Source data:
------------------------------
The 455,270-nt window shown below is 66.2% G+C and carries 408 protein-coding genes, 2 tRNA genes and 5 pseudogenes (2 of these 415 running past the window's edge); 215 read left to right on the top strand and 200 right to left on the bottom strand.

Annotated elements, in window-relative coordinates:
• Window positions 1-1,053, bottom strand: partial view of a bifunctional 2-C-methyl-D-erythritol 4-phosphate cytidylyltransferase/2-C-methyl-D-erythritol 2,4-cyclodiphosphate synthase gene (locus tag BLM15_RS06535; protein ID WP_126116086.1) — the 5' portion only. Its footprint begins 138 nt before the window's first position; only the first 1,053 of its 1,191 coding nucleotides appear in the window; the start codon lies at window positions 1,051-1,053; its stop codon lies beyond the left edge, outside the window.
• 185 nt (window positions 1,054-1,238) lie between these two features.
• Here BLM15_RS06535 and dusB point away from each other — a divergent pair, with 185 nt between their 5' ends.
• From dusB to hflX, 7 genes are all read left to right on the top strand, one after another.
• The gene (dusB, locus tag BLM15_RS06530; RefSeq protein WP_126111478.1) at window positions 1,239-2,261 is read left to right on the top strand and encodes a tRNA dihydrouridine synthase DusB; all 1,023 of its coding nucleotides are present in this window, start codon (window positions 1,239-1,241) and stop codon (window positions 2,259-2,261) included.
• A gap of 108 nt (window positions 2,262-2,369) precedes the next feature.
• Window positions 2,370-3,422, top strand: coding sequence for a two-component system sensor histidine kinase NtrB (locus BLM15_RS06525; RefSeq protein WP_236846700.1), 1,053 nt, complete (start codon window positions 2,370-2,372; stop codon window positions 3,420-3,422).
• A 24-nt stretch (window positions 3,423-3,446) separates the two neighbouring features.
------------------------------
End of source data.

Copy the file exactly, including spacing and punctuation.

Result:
The 455,270-nt window shown below is 66.2% G+C and carries 408 protein-coding genes, 2 tRNA genes and 5 pseudogenes (2 of these 415 running past the window's edge); 215 read left to right on the top strand and 200 right to left on the bottom strand.

Annotated elements, in window-relative coordinates:
• Window positions 1-1,053, bottom strand: partial view of a bifunctional 2-C-methyl-D-erythritol 4-phosphate cytidylyltransferase/2-C-methyl-D-erythritol 2,4-cyclodiphosphate synthase gene (locus tag BLM15_RS06535; protein ID WP_126116086.1) — the 5' portion only. Its footprint begins 138 nt before the window's first position; only the first 1,053 of its 1,191 coding nucleotides appear in the window; the start codon lies at window positions 1,051-1,053; its stop codon lies beyond the left edge, outside the window.
• 185 nt (window positions 1,054-1,238) lie between these two features.
• Here BLM15_RS06535 and dusB point away from each other — a divergent pair, with 185 nt between their 5' ends.
• From dusB to hflX, 7 genes are all read left to right on the top strand, one after another.
• The gene (dusB, locus tag BLM15_RS06530; RefSeq protein WP_126111478.1) at window positions 1,239-2,261 is read left to right on the top strand and encodes a tRNA dihydrouridine synthase DusB; all 1,023 of its coding nucleotides are present in this window, start codon (window positions 1,239-1,241) and stop codon (window positions 2,259-2,261) included.
• A gap of 108 nt (window positions 2,262-2,369) precedes the next feature.
• Window positions 2,370-3,422, top strand: coding sequence for a two-component system sensor histidine kinase NtrB (locus BLM15_RS06525; RefSeq protein WP_236846700.1), 1,053 nt, complete (start codon window positions 2,370-2,372; stop codon window positions 3,420-3,422).
• A 24-nt stretch (window positions 3,423-3,446) separates the two neighbouring features.